The Barony of West Niddry

West Lothian


On behalf of the Marquis of Linlithgow :

The place-name Niddry is derived from a first millennium place-name of Cymric origin ‘Nudreff’. ‘Nudreff’ has two components – ‘newydd’ meaning ‘new’ and ‘tref’ indicating ‘farm-town’, thus Niddry signifies a new-farm-town. The medieval barony of Niddry is synonymous with the barony of Winchburgh. The Barony of Winchburgh was held by the head Seton Family from before 12th century, and was confirmed by a Charter given to Philip de Setoune by King William the Lion in 1169.


Today’s Winchburgh lies across a burn from Niddry Castle but originally it is believed the settlement was close to the castle. The castle, an L shaped tower house, was built in the fifteenth century by George, the fourth Lord Seton.  During the Wars of the Reformation of the fifteenth century the Catholic party led by Mary Stuart, Queen of Scots, struggled with the Protestants led by the Lords of the Congregation. One of Mary Stuart’s staunchest supporters was the 7th Lord Seton and his stronghold of Niddry Castle, now in ruins, is where Mary Queen of Scots spent her first night after escaping from captivity in Loch Leven Castle in May 1568. From there she rode to defeat at the Battle of Langside and from there to imprisonment and execution in England in 1587. Throughout much of the seventeenth century the barony was owned by the Setons, Earls of Winton, who were ardent supporters of the House of Stuart. In 1671 the barony was sold to John Hope of Hopetoun.


The surname Hope is likely to be one of territorial origin.  There seem to be two possibilities, one based on ‘hop’, Old Norse for a landlocked bay, and the other, ‘hop’ Old English for a piece of enclosed land.  The origins of the Hope family are not well documented.  As far as can be ascertained the first of the family recorded is a John Hope from Peebles-shire who swore loyalty to Edward I of England in Berwick on 28th August 1296.  Subsequently the few references in the late medieval period that do exist for the family indicate a relative concentration in south east Scotland.  From the sixteenth century onwards the family of Hope is continuously linked with Edinburgh and its neighbourhood.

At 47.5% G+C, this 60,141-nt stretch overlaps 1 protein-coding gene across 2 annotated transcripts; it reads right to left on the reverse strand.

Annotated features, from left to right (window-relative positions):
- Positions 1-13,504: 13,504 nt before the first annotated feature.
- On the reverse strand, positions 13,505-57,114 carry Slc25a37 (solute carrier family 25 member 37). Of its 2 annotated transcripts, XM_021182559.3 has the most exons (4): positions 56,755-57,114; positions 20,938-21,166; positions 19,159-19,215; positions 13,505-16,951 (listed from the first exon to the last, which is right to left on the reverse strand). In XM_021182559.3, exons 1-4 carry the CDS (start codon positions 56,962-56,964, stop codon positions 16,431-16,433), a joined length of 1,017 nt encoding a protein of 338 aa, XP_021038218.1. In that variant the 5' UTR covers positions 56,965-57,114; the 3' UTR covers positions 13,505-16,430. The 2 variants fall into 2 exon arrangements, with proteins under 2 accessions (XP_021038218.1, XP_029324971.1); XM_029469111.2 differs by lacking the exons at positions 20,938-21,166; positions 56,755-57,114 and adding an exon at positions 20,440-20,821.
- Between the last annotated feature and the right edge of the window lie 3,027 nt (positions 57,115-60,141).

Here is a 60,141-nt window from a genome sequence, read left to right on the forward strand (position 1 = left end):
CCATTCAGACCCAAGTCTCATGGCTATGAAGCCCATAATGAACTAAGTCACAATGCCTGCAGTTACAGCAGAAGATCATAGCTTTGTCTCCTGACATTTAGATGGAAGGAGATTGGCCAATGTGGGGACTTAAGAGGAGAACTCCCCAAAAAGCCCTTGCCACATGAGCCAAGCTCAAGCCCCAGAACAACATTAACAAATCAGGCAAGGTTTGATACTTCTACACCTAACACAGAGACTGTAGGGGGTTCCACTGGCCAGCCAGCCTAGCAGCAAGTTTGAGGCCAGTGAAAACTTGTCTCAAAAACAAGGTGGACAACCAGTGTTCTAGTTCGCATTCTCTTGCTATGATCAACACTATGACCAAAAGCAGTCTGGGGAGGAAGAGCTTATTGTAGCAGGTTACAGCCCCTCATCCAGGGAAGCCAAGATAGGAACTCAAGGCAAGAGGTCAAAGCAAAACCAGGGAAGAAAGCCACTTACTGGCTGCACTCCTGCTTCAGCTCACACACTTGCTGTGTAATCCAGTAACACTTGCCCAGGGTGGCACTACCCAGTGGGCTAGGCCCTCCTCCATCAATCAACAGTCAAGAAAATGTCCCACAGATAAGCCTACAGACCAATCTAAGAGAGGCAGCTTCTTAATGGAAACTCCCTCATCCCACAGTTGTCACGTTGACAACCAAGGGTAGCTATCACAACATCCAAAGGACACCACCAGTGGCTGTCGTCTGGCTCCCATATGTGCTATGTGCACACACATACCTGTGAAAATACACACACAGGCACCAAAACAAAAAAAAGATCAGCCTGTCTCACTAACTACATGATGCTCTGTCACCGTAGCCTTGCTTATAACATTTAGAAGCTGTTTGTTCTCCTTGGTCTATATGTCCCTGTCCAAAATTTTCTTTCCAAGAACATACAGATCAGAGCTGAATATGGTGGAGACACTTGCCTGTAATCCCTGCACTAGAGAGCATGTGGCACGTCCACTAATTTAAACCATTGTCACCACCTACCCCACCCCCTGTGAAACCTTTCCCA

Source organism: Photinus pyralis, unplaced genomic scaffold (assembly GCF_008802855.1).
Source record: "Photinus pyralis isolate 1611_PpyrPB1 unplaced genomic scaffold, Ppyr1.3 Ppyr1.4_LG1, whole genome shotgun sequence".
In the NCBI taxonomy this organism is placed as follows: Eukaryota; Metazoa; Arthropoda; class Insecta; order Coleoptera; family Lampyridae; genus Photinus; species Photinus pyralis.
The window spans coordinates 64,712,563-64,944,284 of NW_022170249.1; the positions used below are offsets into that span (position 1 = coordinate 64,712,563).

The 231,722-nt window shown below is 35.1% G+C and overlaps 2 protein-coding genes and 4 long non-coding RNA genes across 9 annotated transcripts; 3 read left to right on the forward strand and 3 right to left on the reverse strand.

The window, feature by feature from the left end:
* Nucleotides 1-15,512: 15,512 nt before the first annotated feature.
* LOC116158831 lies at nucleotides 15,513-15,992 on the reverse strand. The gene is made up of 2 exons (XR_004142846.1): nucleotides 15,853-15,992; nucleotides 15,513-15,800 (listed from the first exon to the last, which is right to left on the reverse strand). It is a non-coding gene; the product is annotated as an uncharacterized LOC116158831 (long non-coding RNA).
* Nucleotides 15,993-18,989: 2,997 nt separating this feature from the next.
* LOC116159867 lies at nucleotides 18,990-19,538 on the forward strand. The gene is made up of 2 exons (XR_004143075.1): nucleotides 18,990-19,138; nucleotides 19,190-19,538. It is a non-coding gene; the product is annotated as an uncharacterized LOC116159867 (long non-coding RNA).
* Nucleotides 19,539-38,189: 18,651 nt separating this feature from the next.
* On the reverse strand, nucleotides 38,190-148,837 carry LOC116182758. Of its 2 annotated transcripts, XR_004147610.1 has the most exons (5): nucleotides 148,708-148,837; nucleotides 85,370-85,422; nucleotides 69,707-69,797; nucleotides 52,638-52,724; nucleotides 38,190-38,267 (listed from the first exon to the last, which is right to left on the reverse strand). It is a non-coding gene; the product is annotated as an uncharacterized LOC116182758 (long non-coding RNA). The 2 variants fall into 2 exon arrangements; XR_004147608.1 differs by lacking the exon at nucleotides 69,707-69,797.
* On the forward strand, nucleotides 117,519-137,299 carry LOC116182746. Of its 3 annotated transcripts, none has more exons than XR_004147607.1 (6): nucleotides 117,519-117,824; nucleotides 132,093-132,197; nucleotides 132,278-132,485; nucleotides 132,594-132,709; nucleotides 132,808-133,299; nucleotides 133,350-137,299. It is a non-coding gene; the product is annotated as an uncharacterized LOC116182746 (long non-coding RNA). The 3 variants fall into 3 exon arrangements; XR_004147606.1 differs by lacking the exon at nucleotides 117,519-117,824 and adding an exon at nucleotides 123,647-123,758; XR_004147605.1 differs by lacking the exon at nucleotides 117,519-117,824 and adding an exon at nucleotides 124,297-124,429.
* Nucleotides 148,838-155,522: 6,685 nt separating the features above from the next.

Becoming a burgess of a Scottish burgh was the key to social and economic success for many individuals, and the Hopes were no exception to the general rule.  The burgesses were an urban elite, largely self perpetuating, who had the right to vote and to operate businesses as merchants or craftsmen in burghs which had the right of self government bestowed on them by the king. The original Hope burgess of Edinburgh was a John Hope, alias 'Petit John, trumpet', who was admitted on 14 March 1517, thirteen years later, on 11 March 1530, he was then admitted as a guildsbrother which indicates that he was by then active as a merchant in the city. This John Hope and his wife Elizabeth Eumont, had three sons, Edward, Alexander and Henry all of whom is due course became burgesses and merchants in Edinburgh.  The Hopes of Hopetoun are directly descended from Thomas Hope the fifth son of the said Henry Hope and his wife Jaqueline de Tott.